Orchestral piece. Commissioned by the Memphis Symphony Orchestra
Picc2-2-2-2,2-2-1-1, Harp, Piano, Timp, perc(2)
Dur. 15 min.
Las venas del océano
I will not call to Las venas del océano a Tone poem. We should not search there for a narrative line similar to the one of Patricia Engel’s book. But I will say that the orchestral piece is a personal reading about this novel. In the book are two elements that we can find that work like scaffolding for the construction of the orchestral piece: tragic destiny and reconciliation. The protagonist, like most of the migrants, lost the notion of “home.” We, migrants, start to belong to a bigger place, changing and apparently undefined like the oceans. In this new home we face accidents, passions, and unforeseen fatalities. The reconciliation with this deep blue place is a way of peace.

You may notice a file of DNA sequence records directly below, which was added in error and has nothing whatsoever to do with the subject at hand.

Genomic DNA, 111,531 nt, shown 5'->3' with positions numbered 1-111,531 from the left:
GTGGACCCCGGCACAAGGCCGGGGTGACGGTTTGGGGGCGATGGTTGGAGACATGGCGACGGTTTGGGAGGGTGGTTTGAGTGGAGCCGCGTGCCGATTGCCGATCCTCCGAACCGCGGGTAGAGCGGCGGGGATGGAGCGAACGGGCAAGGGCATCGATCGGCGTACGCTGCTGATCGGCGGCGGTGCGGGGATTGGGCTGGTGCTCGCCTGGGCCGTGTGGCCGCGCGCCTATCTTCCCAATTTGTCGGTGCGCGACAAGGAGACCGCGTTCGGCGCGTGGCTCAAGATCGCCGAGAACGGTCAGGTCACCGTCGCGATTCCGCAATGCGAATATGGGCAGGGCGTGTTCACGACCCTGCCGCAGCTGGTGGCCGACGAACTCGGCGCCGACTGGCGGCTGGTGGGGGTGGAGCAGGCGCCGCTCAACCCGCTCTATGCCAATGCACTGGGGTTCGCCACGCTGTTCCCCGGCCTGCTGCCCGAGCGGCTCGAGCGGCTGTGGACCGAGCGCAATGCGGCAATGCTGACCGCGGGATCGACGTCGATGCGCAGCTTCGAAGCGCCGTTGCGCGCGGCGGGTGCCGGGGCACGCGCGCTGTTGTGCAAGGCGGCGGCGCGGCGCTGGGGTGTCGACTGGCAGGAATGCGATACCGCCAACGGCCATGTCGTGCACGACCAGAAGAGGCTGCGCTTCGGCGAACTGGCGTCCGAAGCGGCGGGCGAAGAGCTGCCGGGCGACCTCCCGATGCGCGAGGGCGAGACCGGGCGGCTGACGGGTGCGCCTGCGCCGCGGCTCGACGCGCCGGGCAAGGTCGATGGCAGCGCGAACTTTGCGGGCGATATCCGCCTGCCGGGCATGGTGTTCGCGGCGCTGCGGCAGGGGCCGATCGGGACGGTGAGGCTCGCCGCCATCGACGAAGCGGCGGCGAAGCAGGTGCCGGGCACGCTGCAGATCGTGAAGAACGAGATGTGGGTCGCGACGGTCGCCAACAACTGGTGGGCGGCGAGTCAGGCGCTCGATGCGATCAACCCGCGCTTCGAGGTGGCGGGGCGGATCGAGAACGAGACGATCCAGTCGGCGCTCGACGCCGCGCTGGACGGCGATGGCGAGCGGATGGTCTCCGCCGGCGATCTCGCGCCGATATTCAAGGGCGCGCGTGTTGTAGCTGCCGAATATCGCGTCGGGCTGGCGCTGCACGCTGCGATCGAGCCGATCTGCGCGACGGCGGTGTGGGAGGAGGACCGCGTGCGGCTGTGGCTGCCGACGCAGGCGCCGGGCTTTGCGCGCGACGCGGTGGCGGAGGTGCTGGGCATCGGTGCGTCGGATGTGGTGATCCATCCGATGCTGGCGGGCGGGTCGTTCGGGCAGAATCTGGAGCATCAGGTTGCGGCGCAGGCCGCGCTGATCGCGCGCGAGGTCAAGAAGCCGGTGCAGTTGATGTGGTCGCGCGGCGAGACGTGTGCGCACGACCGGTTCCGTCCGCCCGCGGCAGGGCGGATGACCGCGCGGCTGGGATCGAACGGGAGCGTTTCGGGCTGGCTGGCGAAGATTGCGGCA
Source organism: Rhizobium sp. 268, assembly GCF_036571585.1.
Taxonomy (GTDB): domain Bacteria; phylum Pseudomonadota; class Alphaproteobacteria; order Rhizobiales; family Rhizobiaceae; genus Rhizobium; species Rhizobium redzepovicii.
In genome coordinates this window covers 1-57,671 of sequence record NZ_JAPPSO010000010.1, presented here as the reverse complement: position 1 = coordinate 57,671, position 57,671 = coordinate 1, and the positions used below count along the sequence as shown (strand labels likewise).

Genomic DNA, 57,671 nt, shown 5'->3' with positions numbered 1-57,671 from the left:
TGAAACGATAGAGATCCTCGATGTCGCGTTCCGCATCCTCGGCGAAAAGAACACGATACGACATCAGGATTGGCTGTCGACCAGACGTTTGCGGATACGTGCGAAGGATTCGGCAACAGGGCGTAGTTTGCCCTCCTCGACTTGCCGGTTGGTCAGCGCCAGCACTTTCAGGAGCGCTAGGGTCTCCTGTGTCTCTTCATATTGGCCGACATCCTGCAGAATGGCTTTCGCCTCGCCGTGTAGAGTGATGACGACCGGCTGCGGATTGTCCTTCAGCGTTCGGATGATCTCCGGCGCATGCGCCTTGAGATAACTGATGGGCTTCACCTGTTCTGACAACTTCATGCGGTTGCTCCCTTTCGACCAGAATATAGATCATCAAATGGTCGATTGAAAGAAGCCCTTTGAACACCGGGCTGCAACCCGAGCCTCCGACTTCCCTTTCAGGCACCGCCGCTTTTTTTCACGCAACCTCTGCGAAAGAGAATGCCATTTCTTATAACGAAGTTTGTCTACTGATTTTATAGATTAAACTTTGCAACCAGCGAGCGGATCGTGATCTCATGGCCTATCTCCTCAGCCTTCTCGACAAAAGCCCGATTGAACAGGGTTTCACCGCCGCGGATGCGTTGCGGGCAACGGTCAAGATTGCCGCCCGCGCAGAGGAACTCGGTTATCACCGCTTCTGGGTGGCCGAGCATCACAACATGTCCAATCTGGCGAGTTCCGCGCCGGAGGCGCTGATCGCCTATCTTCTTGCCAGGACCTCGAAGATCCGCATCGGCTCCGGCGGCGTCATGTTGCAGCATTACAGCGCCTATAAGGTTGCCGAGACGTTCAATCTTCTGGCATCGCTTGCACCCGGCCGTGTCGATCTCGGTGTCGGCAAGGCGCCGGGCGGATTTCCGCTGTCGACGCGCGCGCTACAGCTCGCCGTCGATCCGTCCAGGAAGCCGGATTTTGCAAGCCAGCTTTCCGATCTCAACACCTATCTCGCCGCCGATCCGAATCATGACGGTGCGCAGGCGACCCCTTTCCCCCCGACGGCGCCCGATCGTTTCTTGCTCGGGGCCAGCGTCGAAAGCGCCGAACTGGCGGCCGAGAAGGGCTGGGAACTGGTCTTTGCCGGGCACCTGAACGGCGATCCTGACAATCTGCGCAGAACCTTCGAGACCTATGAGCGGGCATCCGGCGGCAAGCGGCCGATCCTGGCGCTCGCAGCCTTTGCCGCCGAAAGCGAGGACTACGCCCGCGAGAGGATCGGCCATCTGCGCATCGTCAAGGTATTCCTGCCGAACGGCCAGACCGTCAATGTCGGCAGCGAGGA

The piece starts with a G in the vibraphone and followed by a dialogue between the clarinets. After this introduction, the woodwinds and strings show us the beginning of the first part. Following the first orchestral tutti, the piano, harp, and percussion lead us to a slower second part shown by the oboe solo. In this section we find the general climax of the piece, and maybe this is the moment where the biggest rhythmic and harmonic conflicts take place. Again, piano, harp, and percussion lead us to the third part, where we find many reminiscences of the beginning. The piece, not just as a heritage from tonality but as a metaphor for reconciliation with our past, ends with a G in the clarinet that fades out slowly.